This old video seemed quite appropriate to dust off with the resurgence of "free college" demands from the Left.
Back in 1985, a young David Brooks, now a New York Times columnist, sat across from economist Milton Friedman and was schooled on why government-subsidized higher education is a bad idea. The video is courtesy of Liberty Pen.
Friedman set the stage for the debate involving Brooks and the other panelists:
The question I want to raise is whether those higher education expenditures are a justifiable activity of government and what there consequences are and whether they really are a desirable element of a welfare state.
Friedman said his answer is a simple, "No." He expounded by saying that the students that would typically benefit from government-subsidized college are middle and upper income groups while the burden to pay falls on everyone, but especially hard on the lower income groups that won't see the same benefits from the program.
Brooks agreed that the subsidies are "regressive and the wrong people are paying for it," but he went on to say that private entities should stay out of education because that puts a "price tag on knowledge."
"What are you so angry about?" Friedman interjected. "You mean to say that the graduates of colleges and universities don't use their capacities in the direction which is influenced by the incomes they can earn?"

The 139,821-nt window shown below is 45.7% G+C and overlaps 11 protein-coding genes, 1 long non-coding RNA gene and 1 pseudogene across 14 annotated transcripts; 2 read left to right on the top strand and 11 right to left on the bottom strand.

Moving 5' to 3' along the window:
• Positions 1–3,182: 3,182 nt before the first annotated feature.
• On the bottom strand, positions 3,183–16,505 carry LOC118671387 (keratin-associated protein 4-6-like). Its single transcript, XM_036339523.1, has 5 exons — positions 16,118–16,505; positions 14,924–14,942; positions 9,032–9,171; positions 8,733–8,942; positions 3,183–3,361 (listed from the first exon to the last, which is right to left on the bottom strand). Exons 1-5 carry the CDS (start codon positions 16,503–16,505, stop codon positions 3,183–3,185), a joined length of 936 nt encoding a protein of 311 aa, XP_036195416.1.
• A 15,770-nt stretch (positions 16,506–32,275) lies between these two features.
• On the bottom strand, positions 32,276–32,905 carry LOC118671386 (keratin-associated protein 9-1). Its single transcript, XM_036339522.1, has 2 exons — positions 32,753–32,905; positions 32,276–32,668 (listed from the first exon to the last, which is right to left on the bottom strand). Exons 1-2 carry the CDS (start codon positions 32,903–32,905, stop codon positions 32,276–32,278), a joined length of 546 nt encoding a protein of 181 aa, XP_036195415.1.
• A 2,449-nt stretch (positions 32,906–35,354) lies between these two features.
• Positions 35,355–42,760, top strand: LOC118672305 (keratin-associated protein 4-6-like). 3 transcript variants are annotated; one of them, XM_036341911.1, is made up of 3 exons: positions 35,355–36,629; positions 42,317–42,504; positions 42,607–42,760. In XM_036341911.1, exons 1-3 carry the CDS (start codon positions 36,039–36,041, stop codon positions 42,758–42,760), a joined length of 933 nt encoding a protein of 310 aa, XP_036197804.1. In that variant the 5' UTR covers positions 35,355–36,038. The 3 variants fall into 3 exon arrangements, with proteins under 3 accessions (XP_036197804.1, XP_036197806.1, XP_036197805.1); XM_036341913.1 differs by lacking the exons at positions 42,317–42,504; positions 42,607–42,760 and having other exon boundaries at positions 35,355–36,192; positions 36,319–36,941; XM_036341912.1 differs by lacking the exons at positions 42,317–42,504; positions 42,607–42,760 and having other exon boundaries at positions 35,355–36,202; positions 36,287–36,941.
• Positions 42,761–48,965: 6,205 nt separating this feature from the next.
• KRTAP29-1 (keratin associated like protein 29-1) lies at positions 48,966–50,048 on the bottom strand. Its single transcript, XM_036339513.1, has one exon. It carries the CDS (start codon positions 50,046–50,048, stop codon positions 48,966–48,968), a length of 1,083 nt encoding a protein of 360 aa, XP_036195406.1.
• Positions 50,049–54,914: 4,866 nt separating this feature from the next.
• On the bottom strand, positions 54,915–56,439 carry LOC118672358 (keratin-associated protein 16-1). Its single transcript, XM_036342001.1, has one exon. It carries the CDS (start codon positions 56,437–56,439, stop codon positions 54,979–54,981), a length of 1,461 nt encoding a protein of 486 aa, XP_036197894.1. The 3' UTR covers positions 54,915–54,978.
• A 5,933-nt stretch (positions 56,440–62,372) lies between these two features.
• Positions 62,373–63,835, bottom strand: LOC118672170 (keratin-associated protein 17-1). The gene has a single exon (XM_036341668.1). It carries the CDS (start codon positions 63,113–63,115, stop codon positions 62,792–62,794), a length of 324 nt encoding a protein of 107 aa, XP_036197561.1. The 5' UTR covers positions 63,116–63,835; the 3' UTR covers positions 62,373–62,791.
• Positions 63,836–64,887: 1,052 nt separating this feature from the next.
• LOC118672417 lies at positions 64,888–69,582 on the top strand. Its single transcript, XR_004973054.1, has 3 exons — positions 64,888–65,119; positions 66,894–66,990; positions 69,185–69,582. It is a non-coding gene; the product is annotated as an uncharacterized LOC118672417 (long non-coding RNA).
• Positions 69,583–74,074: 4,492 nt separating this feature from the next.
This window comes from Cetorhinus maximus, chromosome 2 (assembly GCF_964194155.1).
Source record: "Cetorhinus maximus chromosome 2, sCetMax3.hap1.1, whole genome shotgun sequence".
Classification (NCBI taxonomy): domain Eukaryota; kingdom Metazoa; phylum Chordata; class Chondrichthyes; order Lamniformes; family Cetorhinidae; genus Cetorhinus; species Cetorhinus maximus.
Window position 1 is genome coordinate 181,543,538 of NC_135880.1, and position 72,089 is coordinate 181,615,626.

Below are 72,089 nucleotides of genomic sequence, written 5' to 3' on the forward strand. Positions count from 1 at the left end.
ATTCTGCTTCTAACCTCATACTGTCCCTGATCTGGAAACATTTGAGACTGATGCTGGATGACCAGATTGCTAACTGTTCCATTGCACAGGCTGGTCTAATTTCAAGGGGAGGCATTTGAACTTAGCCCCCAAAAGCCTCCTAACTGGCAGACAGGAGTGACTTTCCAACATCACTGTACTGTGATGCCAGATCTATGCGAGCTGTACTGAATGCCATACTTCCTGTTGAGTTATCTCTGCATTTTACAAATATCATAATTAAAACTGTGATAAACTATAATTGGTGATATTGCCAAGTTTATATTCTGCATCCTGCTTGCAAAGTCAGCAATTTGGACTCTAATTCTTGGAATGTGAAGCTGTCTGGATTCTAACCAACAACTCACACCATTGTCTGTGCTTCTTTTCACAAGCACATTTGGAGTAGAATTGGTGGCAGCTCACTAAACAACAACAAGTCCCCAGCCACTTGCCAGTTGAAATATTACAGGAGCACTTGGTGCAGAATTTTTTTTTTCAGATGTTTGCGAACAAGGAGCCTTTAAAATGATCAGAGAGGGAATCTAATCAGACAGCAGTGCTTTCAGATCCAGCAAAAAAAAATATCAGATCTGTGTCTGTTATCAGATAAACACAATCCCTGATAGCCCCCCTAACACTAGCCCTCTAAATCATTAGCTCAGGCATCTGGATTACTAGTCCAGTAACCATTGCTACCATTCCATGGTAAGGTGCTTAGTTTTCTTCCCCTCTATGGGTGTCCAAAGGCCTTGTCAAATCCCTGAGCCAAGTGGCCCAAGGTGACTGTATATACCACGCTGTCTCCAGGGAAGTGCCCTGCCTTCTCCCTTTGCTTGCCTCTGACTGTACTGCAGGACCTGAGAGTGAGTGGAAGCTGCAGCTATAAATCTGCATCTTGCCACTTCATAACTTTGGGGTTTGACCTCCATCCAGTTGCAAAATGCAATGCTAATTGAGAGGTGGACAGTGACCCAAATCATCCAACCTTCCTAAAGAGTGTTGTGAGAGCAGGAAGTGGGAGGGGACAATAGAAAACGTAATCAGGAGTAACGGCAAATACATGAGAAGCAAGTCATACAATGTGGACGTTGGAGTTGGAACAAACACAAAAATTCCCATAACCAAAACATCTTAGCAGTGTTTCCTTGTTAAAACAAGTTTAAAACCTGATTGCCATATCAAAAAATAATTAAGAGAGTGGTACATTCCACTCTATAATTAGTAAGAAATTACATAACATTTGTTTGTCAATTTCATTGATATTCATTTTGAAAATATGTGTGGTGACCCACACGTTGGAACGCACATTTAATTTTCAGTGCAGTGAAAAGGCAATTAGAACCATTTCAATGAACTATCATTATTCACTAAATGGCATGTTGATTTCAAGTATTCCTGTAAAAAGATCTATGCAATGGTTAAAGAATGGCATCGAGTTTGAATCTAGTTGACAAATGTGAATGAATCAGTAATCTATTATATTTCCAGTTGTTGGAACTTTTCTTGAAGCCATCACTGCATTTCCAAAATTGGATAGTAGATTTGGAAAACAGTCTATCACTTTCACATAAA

Friedman wanted to know what Brooks has in mind with thinking that somehow a student's incentives will be different if the government is funding their education.
People would, in effect, invest in me if I went to college. Somebody would say, "He's probably going to do well, so we'll pay him to go to college and then as he makes money, he'll pay us back." And it's a good investment.
The progressives of that time were much the same as they are today in that they didn't listen to reason either. Friedman asked them to think about Silicon Valley's private contributions to society, or Henry Ford's contributions to society with his Model-T vehicle. Should the public have been the ones to pay for Mr. Ford's invention, he asked them? Again, it was the same answer as it would be today, "Yes, of course!" They also believed that government can provide security for all instead of a wealthy businessman lining his own pockets.
"The question is," Friedman continued. "If you want to go to college, who should pay for it: you or somebody who isn't going to go to college?"
A young black man, Gary Jenkins, offered his opinion:
It is in the interest of every black individual, regardless of their station in life, to make sure that more blacks go to college and become professionals. Therefore, by using your logic, you would say that one black person living in Harlem, who does not have the funds available, he should not be made to give a dollar of his paycheck to go to a person who is going to college.
Sound familiar? It should, we still hear its echo. This young man believed in 1985 that people should be forced to give money to someone else because he has a strong belief in education.
Has anything changed in the liberal mindset? Not in the slightest. And certainly not in David Brooks's bent for big government projects.
What they didn't realize was that Friedman was giving them a free education as they sat there. Unfortunately, it wasn't the education they wanted.